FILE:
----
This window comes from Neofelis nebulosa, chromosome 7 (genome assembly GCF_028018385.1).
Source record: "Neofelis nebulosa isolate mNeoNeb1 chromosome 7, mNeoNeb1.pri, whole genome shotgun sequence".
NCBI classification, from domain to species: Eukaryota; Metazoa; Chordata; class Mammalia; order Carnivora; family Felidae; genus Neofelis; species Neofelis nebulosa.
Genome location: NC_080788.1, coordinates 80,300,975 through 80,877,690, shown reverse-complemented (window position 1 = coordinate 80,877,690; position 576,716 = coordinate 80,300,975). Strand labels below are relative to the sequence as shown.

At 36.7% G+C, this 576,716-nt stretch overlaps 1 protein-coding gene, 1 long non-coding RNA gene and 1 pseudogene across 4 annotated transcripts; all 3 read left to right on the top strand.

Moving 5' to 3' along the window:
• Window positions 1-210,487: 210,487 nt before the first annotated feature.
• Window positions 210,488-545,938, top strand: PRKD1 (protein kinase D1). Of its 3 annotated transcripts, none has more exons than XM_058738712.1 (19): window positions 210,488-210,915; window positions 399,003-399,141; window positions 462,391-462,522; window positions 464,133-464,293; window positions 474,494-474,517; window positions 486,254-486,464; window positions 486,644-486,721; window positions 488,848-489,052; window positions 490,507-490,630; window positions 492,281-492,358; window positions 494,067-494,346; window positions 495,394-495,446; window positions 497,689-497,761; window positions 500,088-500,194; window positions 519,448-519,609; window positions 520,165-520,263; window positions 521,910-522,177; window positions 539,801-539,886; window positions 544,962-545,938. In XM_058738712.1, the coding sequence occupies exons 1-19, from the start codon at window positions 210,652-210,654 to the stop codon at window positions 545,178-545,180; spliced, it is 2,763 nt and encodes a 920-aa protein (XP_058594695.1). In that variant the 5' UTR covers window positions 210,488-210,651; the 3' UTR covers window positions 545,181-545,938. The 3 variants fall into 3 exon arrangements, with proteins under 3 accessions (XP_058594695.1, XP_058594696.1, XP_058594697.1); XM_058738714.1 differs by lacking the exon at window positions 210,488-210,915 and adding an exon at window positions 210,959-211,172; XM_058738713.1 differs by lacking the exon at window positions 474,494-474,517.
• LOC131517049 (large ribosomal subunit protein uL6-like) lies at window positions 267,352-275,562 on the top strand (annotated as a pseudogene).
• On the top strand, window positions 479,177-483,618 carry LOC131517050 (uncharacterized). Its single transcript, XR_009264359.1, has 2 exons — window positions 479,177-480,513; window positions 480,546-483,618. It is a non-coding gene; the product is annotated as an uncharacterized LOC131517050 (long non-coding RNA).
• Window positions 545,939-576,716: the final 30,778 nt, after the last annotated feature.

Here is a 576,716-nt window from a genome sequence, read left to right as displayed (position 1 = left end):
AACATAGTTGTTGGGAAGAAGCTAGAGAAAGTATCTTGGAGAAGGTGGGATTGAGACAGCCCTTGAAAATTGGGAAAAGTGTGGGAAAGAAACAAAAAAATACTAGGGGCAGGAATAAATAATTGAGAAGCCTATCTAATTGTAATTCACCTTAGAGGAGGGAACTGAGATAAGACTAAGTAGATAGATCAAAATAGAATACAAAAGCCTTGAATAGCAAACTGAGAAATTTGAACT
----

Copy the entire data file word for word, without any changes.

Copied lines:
This window comes from Neofelis nebulosa, chromosome 7 (genome assembly GCF_028018385.1).
Source record: "Neofelis nebulosa isolate mNeoNeb1 chromosome 7, mNeoNeb1.pri, whole genome shotgun sequence".
NCBI classification, from domain to species: Eukaryota; Metazoa; Chordata; class Mammalia; order Carnivora; family Felidae; genus Neofelis; species Neofelis nebulosa.
Genome location: NC_080788.1, coordinates 80,300,975 through 80,877,690, shown reverse-complemented (window position 1 = coordinate 80,877,690; position 576,716 = coordinate 80,300,975). Strand labels below are relative to the sequence as shown.

At 36.7% G+C, this 576,716-nt stretch overlaps 1 protein-coding gene, 1 long non-coding RNA gene and 1 pseudogene across 4 annotated transcripts; all 3 read left to right on the top strand.

Moving 5' to 3' along the window:
• Window positions 1-210,487: 210,487 nt before the first annotated feature.
• Window positions 210,488-545,938, top strand: PRKD1 (protein kinase D1). Of its 3 annotated transcripts, none has more exons than XM_058738712.1 (19): window positions 210,488-210,915; window positions 399,003-399,141; window positions 462,391-462,522; window positions 464,133-464,293; window positions 474,494-474,517; window positions 486,254-486,464; window positions 486,644-486,721; window positions 488,848-489,052; window positions 490,507-490,630; window positions 492,281-492,358; window positions 494,067-494,346; window positions 495,394-495,446; window positions 497,689-497,761; window positions 500,088-500,194; window positions 519,448-519,609; window positions 520,165-520,263; window positions 521,910-522,177; window positions 539,801-539,886; window positions 544,962-545,938. In XM_058738712.1, the coding sequence occupies exons 1-19, from the start codon at window positions 210,652-210,654 to the stop codon at window positions 545,178-545,180; spliced, it is 2,763 nt and encodes a 920-aa protein (XP_058594695.1). In that variant the 5' UTR covers window positions 210,488-210,651; the 3' UTR covers window positions 545,181-545,938. The 3 variants fall into 3 exon arrangements, with proteins under 3 accessions (XP_058594695.1, XP_058594696.1, XP_058594697.1); XM_058738714.1 differs by lacking the exon at window positions 210,488-210,915 and adding an exon at window positions 210,959-211,172; XM_058738713.1 differs by lacking the exon at window positions 474,494-474,517.
• LOC131517049 (large ribosomal subunit protein uL6-like) lies at window positions 267,352-275,562 on the top strand (annotated as a pseudogene).
• On the top strand, window positions 479,177-483,618 carry LOC131517050 (uncharacterized). Its single transcript, XR_009264359.1, has 2 exons — window positions 479,177-480,513; window positions 480,546-483,618. It is a non-coding gene; the product is annotated as an uncharacterized LOC131517050 (long non-coding RNA).
• Window positions 545,939-576,716: the final 30,778 nt, after the last annotated feature.

Here is a 576,716-nt window from a genome sequence, read left to right as displayed (position 1 = left end):
AACATAGTTGTTGGGAAGAAGCTAGAGAAAGTATCTTGGAGAAGGTGGGATTGAGACAGCCCTTGAAAATTGGGAAAAGTGTGGGAAAGAAACAAAAAAATACTAGGGGCAGGAATAAATAATTGAGAAGCCTATCTAATTGTAATTCACCTTAGAGGAGGGAACTGAGATAAGACTAAGTAGATAGATCAAAATAGAATACAAAAGCCTTGAATAGCAAACTGAGAAATTTGAACT